Murphy's family are kept in the limelight for the majority of the movie, saddling him with the chore of keeping his marriage intact despite his condition, but this narrative aspect fails for two reasons. For starters, there is no spark to the relationship, as Kinnaman has no presence or charisma, and is hard to care about. More pertinently, the film mistakes humanity for TV-level melodrama. RoboCop is not a family drama or a saccharine romance, nor is it a youth novella like Hunger Games or Divergent. Yet, this is the direction that Padilha has taken this vanilla sell-out ass-rape of a sci-fi classic. Fuck that. The rest of the performances are a mixed bag. Cornish is strong as Murphy's wife, and Gary Oldman remains solid as always, but the latter is undercut by the confused script which obfuscates his motivations. Faring worse is Michael Keaton, a great actor who's utterly wasted on a thankless role. And the aforementioned Jackson is downright embarrassing. Rounding out the main cast is Jackie Earle Haley and Jay Baruchel, who are serviceable but underutilised.
Naturally, all of the aforementioned criticisms will probably prompt armchair critics to ask, "How would you do a RoboCop remake, then?" Well, I wouldn't remake RoboCop. Couple the fact that it's a remake along with the fact that it adheres to the proverbial "origins story" template, and there is pretty much no way to win with a project like this. The proper way to restart the RoboCop series would be to skip the genesis and simply devise what could almost be a sequel to the original film. And with an R-rating in place, too, because that's how you make a fucking RoboCop movie. Basically nothing was done right with RoboFlop, which should be tossed on the scrap heap and will not have the staying power of the 1987 flick. Saying it's not as bad as the Total Recall remake is about the faintest praise it can be given, frankly.
0 comments, Reply to this entry
Posted : 11 months, 3 weeks ago on 9 February 2014 02:34
(A review of Last Vegas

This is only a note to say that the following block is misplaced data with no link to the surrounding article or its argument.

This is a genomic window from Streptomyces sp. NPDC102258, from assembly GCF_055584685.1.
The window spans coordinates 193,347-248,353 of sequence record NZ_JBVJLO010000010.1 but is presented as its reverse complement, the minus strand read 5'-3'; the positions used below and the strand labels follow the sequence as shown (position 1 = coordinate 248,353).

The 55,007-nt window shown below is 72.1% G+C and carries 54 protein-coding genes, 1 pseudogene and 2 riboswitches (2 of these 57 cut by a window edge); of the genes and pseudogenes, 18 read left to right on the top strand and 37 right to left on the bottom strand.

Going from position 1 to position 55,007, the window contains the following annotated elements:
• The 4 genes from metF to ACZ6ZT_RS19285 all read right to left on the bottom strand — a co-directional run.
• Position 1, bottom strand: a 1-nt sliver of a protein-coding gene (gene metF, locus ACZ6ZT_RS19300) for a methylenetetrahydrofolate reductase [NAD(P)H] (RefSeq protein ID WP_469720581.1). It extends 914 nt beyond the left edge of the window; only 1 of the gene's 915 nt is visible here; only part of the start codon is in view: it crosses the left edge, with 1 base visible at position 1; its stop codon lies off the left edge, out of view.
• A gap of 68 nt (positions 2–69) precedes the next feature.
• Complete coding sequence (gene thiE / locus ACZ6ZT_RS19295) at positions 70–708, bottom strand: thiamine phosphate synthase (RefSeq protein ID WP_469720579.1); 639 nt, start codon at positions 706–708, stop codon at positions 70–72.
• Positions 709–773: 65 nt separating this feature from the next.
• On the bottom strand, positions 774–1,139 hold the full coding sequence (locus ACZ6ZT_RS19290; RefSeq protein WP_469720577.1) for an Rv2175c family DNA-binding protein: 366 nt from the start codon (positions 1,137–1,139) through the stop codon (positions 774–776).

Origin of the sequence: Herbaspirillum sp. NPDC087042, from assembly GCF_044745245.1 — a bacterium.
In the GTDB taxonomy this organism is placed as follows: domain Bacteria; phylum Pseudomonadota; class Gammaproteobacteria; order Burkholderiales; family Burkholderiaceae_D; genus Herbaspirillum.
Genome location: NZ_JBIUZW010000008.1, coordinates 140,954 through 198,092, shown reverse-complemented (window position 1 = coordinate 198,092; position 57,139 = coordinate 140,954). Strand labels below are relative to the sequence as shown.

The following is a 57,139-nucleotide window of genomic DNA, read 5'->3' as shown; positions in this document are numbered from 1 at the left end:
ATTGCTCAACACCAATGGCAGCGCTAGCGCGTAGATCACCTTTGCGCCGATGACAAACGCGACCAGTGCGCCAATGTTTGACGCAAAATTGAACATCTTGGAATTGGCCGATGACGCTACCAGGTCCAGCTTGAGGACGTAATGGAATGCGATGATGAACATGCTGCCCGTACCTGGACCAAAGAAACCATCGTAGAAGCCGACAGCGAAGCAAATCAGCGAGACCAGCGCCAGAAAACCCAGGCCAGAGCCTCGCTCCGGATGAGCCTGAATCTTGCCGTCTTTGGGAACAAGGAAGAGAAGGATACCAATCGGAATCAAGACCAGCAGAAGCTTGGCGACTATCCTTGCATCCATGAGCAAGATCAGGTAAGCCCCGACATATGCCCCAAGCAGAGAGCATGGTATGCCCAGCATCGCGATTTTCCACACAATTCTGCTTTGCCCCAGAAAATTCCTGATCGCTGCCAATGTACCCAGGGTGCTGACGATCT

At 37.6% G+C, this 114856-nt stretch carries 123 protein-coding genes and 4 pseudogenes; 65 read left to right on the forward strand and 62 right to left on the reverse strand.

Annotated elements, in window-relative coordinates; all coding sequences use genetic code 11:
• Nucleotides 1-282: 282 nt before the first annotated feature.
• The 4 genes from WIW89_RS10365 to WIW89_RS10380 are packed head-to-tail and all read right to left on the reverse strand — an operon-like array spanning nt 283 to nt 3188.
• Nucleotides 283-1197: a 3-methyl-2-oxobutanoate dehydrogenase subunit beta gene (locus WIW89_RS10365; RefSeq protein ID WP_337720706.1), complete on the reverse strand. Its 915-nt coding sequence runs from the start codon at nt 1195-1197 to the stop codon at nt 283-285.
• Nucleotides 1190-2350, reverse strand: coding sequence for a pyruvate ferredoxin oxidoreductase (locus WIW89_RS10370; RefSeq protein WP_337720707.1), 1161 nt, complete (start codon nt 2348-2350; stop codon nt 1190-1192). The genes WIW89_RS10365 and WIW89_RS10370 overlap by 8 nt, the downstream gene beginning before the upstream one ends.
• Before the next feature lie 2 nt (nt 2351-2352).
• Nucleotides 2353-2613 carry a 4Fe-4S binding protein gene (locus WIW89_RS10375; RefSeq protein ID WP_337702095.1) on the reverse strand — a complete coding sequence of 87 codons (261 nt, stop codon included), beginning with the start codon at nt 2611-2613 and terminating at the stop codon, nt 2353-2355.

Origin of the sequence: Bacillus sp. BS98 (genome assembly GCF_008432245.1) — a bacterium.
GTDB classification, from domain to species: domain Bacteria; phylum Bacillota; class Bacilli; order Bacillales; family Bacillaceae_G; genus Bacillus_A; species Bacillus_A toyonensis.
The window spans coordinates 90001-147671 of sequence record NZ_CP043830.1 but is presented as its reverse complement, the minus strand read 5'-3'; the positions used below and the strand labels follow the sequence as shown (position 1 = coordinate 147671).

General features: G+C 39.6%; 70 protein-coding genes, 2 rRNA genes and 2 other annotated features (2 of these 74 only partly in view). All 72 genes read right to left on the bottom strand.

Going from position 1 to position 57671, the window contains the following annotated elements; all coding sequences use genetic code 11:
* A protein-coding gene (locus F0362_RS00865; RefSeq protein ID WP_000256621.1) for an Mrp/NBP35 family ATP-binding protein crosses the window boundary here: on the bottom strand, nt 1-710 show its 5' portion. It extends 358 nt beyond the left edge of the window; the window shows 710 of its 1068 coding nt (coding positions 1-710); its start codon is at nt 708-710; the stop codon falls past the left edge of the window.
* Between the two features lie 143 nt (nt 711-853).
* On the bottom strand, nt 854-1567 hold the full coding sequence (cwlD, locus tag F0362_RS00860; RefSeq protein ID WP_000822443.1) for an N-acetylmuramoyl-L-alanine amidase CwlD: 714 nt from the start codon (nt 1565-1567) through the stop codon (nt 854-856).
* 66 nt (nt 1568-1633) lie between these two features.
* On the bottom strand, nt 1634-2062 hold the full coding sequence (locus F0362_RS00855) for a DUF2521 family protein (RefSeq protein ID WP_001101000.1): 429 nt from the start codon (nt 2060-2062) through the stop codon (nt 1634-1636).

"I'm gonna find some damn water and take all my damn pills and get this party started."
will be inevitably branded as the geriatric version of The Hangover
, as it's set in Las Vegas and features a cast of males who head to Sin City to drink and party. But rather than R-rated debauchery and immoral shenanigans, this party is intended more for the older demographic, with milder content and non-offensive humour. The picture was written by Dan Fogelman, who cut his teeth on several Disney animated films (Tangled
, and Cars
) before penning the superlative romantic comedy Crazy, Stupid, Love.
in 2011. Fortunately, the strengths of Crazy, Stupid, Love.
are carried over to Last Vegas
, with touching story dramatics and plenty of big belly-laughs, not to mention the characters at the centre of the tale feel remarkably real and lived-in. The big draw of the movie, of course, is the presence of Robert De Niro, Michael Douglas, Morgan Freeman and Kevin Kline, who keep the movie consistently watchable with their limitless on-screen charisma.
As children, Billy (Douglas), Paddy (De Niro), Archie (Freeman) and Sam (Kline) were known as the Flatbush Four, sharing a special friendship and keeping in touch over the decades. Now in their late 60s, the four men have grown apart and are in various stages of disrepair. After Billy proposes to his 31-year-old girlfriend Lisa (Bre Blair) with plans to marry in Las Vegas in a matter of days, Archie and Sam push for a Sin City bachelor party, refusing to take no for an answer. Paddy also tags along, though there's awkwardness between himself and Billy due to personal reasons. Before long, the foursome are drinking and gambling, and soon meet a lovely lounge singer named Diana (Mary Steenburgen) who attracts the attention of Billy and Paddy in particular. As the weekend kicks into high gear, the old-timers begin to bond amid the booze-fuelled antics, while Billy is also compelled to re-assess his romantic needs.